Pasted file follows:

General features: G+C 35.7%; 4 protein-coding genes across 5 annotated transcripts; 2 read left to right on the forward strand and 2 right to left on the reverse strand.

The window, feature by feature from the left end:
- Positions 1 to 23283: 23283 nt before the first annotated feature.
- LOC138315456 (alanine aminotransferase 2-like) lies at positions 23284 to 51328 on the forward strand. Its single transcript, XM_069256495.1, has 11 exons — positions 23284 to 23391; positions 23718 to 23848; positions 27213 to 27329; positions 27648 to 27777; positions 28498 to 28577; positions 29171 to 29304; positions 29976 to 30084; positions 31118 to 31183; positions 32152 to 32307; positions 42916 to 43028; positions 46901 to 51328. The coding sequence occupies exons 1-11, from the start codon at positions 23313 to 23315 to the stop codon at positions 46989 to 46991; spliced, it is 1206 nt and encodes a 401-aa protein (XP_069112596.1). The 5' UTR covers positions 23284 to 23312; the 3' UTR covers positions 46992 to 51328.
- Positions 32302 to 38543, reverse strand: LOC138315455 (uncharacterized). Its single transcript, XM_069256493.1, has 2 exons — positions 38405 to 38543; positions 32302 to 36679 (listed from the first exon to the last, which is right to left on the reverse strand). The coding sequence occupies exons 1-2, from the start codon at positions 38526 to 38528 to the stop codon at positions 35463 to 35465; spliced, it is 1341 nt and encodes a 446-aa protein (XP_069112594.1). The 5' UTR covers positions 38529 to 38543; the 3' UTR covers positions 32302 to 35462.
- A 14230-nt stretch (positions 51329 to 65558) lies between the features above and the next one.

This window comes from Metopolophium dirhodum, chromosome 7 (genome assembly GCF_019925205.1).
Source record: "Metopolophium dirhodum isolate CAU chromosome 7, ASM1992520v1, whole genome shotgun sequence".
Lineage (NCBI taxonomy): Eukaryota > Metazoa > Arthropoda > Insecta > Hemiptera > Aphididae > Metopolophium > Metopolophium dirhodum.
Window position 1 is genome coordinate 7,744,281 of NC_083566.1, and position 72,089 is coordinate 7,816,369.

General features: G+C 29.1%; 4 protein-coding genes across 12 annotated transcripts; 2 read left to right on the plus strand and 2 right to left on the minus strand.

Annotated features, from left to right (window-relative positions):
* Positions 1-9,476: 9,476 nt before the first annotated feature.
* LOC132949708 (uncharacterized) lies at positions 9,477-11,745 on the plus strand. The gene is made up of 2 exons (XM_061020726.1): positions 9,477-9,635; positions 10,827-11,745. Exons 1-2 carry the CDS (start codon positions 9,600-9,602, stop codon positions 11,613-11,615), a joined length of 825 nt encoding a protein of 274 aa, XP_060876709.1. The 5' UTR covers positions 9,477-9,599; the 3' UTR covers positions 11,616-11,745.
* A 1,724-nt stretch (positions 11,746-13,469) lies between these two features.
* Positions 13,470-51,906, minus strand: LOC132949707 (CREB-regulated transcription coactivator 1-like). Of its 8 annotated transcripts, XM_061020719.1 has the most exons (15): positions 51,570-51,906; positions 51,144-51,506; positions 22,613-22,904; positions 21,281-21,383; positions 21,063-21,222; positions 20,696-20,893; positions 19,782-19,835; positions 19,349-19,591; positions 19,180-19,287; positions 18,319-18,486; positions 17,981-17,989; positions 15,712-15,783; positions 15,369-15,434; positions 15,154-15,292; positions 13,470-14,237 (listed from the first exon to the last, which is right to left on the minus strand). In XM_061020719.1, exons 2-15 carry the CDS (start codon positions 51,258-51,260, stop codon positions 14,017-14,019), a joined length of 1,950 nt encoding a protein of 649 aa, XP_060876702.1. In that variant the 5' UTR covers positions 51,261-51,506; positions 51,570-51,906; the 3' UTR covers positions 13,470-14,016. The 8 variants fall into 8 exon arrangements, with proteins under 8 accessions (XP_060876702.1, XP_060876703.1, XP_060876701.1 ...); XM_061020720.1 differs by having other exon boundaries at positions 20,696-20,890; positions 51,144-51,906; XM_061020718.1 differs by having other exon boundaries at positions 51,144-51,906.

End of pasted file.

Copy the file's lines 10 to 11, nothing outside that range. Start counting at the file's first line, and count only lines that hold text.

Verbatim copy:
Window position 1 is genome coordinate 7,744,281 of NC_083566.1, and position 72,089 is coordinate 7,816,369.

General features: G+C 29.1%; 4 protein-coding genes across 12 annotated transcripts; 2 read left to right on the plus strand and 2 right to left on the minus strand.